ah yes. the one where he gets that pesky wife/queen or whatever and she tells him to kill that guy and there's a blood stain? yes/no? what happens in the hidden fortress then?

i'm trying to think. i know i've seen Seven Samurai, Yojimbo, Throne of Blood, Rashomon......they all have Mifune so that doesn't help me seperate them.


Is hidden fortress the one where the two guys find gold in sticks?
Title: kurosawa
Post by: Gold Trumpet on May 01, 2003, 06:28:58 AM
yea

~rougerum
Title: kurosawa
Post by: modage on June 06, 2003, 04:35:04 PM
bad news for those already with Kurosawa dvds, or good news for those who like re-buying things.  accroding to www.thedigitalbits.com  

By the way, we mentioned yesterday that Criterion is releasing Akira Kurosawa's The Lower Depths on 8/19. Well, in the liner notes for their new Throne of Blood DVD, subtitle translator Linda Hoaglund mentions that Criterion has commissioned her to create new subtitle translations for Seven Samurai, Ikiru, Stray Dog, The Bad Sleep Well, Drunken Angel and I Live in Fear (a.k.a. Record of a Living Being) as well. Meaning that you can expect new Criterion DVD releases of all of those great Kurosawa films in the future.
Title: kurosawa
Post by: The Silver Bullet on June 10, 2003, 08:24:20 AM
RANKING KUROSAWA FILMS

01. The Hidden Fortress A+++
02. The Seven Samurai A+++
03. Rashomon A+++
04. Throne Of Blood A++

Seeing Yojimbo tomorrow. I have a whole heap that I am slowly working my way through. I really, really love the guy. He is fast forging himself as one of my favourite directors. When you have only seen four films by any given person and the worst one is an A++, you know you're on to something amazing.
Title: kurosawa
Post by: Ravi on June 10, 2003, 09:38:22 PM
I recently saw some of his films on the big screen and they're even more impressive than at home on TV.  Kurosawa was not only a master of the camera, but also of character, stories, and emotions.  I remember first seeing Seven Samurai on public TV several years ago with my dad very early in the morning, and even though I was kind of tired, I watched the entire thing.  Absolutely fantastic.  He was so amazing to have been relatively prolific while making good or great films.

He seems to get a lot of attention for his samurai films, but his modern films, such as High and Low and The Bad Sleep Well are also good.  Derzu Uzala, which is in Russian, is another great one.  I wish I can someday see that one on the big screen.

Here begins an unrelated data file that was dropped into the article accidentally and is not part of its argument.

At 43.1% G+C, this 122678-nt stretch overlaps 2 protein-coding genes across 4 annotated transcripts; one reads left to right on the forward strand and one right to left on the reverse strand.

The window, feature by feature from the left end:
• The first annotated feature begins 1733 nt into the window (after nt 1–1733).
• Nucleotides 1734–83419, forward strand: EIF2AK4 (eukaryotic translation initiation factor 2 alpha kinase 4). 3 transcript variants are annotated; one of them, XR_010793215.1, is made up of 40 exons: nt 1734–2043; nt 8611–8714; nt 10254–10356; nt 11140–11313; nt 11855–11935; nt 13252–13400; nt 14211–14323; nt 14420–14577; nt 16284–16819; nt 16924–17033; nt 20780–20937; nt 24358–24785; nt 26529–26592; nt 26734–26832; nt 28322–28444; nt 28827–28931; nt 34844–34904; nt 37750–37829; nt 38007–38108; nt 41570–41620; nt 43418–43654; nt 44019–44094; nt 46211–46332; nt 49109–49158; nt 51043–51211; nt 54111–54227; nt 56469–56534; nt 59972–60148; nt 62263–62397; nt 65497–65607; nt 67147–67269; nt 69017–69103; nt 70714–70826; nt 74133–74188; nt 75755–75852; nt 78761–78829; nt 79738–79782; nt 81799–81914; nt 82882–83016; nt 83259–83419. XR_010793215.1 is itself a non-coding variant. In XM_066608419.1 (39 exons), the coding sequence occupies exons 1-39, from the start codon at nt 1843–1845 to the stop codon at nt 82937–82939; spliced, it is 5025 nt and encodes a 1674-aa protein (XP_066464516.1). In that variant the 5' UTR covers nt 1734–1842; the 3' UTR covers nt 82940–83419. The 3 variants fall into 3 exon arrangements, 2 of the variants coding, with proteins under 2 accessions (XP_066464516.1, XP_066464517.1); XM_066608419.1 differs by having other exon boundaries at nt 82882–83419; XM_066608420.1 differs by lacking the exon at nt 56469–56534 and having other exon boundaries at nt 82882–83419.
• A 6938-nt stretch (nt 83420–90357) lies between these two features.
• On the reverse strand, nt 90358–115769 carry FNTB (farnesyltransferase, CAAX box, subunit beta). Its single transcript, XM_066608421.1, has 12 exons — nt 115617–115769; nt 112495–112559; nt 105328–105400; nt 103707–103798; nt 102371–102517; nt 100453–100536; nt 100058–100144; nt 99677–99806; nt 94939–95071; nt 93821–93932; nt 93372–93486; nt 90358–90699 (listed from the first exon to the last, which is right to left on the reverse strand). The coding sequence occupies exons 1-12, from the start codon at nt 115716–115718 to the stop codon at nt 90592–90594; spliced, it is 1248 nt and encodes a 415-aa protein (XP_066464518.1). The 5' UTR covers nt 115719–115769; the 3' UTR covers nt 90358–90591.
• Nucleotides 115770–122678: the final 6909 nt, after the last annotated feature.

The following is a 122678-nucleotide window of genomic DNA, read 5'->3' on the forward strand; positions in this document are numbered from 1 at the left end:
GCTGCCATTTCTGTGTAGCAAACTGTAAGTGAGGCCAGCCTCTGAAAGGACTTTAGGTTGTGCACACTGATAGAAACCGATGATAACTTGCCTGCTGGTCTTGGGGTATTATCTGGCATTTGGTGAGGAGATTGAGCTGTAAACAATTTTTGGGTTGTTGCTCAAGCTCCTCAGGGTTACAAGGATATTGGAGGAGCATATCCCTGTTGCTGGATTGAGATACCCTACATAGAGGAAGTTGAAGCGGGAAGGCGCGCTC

Title: kurosawa
Post by: dufresne on June 11, 2003, 11:54:44 AM
Quote from: The Silver Bullet
He is fast forging himself as one of my favourite directors.


i find this phenomenon awesome, especially since he's dead.   :)
Title: kurosawa
Post by: modage on June 11, 2003, 12:32:13 PM
Quote from: dufresne
Quote from: The Silver Bullet
He is fast forging himself as one of my favourite directors.


i find this phenomenon awesome, especially since he's dead.   :)


well, now im even MORE excited to see what he does next!
Title: kurosawa
Post by: ShanghaiOrange on June 11, 2003, 05:26:50 PM
Kurosawa :(
Title: kurosawa
Post by: godardian on June 11, 2003, 06:52:37 PM
Quote from: Ravi


He seems to get a lot of attention for his samurai films, but his modern films, such as High and Low and The Bad Sleep Well are also good.  


I completely agree.  High and Low is by far my favorite Kurosawa. I think Sanjuro is very, very beautiful.
Title: kurosawa
Post by: The Silver Bullet on June 11, 2003, 07:54:44 PM
Yojimbo A++
Title: kurosawa
Post by: tpfkabi on June 11, 2003, 09:18:52 PM
Quote from: Ravi
He seems to get a lot of attention for his samurai films, but his modern films, such as High and Low and The Bad Sleep Well are also good.  Derzu Uzala, which is in Russian, is another great one.  I wish I can someday see that one on the big screen.


yeah, i've only seen samurai ones: Seven Samurai, Rashomon, Throne of Blood, and Yojimbo.

what are his modern day ones like? are they wearing 50's style clothing, etc? it's just hard for me to picture.
Title: kurosawa
Post by: The Silver Bullet on June 11, 2003, 09:54:47 PM
I have only four Kurosawa films in my posession that I have not yet seen. I am leaving Ikiru for last.
Title: kurosawa
Post by: xerxes on June 11, 2003, 10:01:54 PM
ikiru may be my favorite of his films. although there is no way i could ever pick. i wish i could go back to that month when i first discovered kurosawa and watched all that i could whenever i could. i envy you silver bullet.

stray dog is one of his great modern day films too. do try to find that one.
Title: kurosawa
Post by: godardian on June 12, 2003, 01:54:18 AM
Quote from: bigideas

what are his modern day ones like? are they wearing 50's style clothing, etc? it's just hard for me to picture.


They're just more... modern. High and Low is an interesting study of Japanese society at the time, but its overall theme- the frustration of an underclass and the blind spots of the overclass- are pretty universal and timeless. It's got a bit of a hard-boiled, detective-y feel to it. I think Ron Howard's Ransom was based on it.